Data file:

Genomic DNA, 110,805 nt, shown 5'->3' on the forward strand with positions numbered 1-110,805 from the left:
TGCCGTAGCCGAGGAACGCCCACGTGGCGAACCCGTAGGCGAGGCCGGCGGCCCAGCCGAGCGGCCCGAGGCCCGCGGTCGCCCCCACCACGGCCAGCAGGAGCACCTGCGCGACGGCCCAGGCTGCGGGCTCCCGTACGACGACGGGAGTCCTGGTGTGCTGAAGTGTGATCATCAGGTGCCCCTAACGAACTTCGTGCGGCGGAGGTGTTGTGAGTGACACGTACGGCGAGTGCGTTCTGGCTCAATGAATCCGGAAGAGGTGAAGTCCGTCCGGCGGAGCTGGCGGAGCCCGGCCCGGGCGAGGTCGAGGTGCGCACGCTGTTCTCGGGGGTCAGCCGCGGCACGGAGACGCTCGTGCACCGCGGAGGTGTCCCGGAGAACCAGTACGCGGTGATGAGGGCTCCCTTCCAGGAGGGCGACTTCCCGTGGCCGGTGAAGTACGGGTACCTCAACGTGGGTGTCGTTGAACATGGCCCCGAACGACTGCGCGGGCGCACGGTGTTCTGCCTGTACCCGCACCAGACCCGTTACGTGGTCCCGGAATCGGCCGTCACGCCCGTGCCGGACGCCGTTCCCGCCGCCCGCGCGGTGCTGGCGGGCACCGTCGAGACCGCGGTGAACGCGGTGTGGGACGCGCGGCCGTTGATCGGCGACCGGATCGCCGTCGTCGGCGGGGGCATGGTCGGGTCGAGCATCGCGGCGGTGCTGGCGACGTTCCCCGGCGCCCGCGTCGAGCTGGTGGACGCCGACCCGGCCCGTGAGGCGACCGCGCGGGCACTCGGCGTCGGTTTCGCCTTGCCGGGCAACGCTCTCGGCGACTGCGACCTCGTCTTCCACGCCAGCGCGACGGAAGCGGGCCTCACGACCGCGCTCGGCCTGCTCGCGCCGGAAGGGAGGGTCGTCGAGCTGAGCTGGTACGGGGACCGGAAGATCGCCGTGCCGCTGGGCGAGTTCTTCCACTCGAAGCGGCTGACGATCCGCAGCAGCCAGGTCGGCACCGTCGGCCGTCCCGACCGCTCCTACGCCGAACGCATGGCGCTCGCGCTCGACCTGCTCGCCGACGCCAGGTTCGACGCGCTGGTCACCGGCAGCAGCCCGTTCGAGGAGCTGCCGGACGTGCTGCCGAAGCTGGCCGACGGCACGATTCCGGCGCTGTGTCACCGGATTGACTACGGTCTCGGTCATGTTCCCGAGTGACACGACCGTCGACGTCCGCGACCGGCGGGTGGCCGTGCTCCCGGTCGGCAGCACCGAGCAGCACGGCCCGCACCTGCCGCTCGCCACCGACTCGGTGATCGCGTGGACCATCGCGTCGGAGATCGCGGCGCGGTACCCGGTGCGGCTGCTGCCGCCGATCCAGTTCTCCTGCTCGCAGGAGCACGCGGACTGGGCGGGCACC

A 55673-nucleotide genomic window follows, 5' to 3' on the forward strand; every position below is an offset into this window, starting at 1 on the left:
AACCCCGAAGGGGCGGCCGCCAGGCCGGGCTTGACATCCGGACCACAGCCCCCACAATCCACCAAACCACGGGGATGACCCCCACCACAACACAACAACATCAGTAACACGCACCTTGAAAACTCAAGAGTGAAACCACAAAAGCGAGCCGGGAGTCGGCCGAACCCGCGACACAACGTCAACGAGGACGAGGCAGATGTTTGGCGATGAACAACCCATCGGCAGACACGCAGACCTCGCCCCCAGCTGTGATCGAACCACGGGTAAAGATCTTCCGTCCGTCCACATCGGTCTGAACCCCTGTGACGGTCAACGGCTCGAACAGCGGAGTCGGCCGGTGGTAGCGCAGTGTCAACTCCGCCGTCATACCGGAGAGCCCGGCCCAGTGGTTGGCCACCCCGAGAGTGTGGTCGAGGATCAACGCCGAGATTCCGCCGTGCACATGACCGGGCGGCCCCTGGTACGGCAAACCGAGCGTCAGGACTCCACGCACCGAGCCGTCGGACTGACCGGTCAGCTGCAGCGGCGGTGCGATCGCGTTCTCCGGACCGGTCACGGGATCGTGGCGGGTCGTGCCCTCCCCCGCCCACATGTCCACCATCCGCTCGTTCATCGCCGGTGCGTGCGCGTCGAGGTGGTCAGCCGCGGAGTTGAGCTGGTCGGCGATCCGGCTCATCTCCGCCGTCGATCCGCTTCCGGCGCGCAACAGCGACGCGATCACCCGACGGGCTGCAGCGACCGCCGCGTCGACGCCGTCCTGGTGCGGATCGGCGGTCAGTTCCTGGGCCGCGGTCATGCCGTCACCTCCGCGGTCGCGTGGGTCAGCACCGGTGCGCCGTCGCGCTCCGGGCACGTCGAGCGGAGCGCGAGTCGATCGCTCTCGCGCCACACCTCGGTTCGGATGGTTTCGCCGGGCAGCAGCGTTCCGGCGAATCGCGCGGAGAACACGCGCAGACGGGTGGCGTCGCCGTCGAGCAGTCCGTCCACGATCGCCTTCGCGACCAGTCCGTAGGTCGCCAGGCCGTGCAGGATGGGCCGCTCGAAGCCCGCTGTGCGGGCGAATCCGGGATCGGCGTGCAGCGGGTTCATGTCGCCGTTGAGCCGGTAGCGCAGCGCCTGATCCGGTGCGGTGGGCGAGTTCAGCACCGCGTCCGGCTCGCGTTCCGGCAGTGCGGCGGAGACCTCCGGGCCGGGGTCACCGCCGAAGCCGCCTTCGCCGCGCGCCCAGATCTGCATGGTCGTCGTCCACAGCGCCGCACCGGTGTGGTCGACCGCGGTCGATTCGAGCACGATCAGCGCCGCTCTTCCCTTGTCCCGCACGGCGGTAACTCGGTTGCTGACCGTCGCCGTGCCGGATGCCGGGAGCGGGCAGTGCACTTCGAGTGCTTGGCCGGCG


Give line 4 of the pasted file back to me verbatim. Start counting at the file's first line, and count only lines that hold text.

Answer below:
AACCCCGAAGGGGCGGCCGCCAGGCCGGGCTTGACATCCGGACCACAGCCCCCACAATCCACCAAACCACGGGGATGACCCCCACCACAACACAACAACATCAGTAACACGCACCTTGAAAACTCAAGAGTGAAACCACAAAAGCGAGCCGGGAGTCGGCCGAACCCGCGACACAACGTCAACGAGGACGAGGCAGATGTTTGGCGATGAACAACCCATCGGCAGACACGCAGACCTCGCCCCCAGCTGTGATCGAACCACGGGTAAAGATCTTCCGTCCGTCCACATCGGTCTGAACCCCTGTGACGGTCAACGGCTCGAACAGCGGAGTCGGCCGGTGGTAGCGCAGTGTCAACTCCGCCGTCATACCGGAGAGCCCGGCCCAGTGGTTGGCCACCCCGAGAGTGTGGTCGAGGATCAACGCCGAGATTCCGCCGTGCACATGACCGGGCGGCCCCTGGTACGGCAAACCGAGCGTCAGGACTCCACGCACCGAGCCGTCGGACTGACCGGTCAGCTGCAGCGGCGGTGCGATCGCGTTCTCCGGACCGGTCACGGGATCGTGGCGGGTCGTGCCCTCCCCCGCCCACATGTCCACCATCCGCTCGTTCATCGCCGGTGCGTGCGCGTCGAGGTGGTCAGCCGCGGAGTTGAGCTGGTCGGCGATCCGGCTCATCTCCGCCGTCGATCCGCTTCCGGCGCGCAACAGCGACGCGATCACCCGACGGGCTGCAGCGACCGCCGCGTCGACGCCGTCCTGGTGCGGATCGGCGGTCAGTTCCTGGGCCGCGGTCATGCCGTCACCTCCGCGGTCGCGTGGGTCAGCACCGGTGCGCCGTCGCGCTCCGGGCACGTCGAGCGGAGCGCGAGTCGATCGCTCTCGCGCCACACCTCGGTTCGGATGGTTTCGCCGGGCAGCAGCGTTCCGGCGAATCGCGCGGAGAACACGCGCAGACGGGTGGCGTCGCCGTCGAGCAGTCCGTCCACGATCGCCTTCGCGACCAGTCCGTAGGTCGCCAGGCCGTGCAGGATGGGCCGCTCGAAGCCCGCTGTGCGGGCGAATCCGGGATCGGCGTGCAGCGGGTTCATGTCGCCGTTGAGCCGGTAGCGCAGCGCCTGATCCGGTGCGGTGGGCGAGTTCAGCACCGCGTCCGGCTCGCGTTCCGGCAGTGCGGCGGAGACCTCCGGGCCGGGGTCACCGCCGAAGCCGCCTTCGCCGCGCGCCCAGATCTGCATGGTCGTCGTCCACAGCGCCGCACCGGTGTGGTCGACCGCGGTCGATTCGAGCACGATCAGCGCCGCTCTTCCCTTGTCCCGCACGGCGGTAACTCGGTTGCTGACCGTCGCCGTGCCGGATGCCGGGAGCGGGCAGTGCACTTCGAGTGCTTGGCCGGCG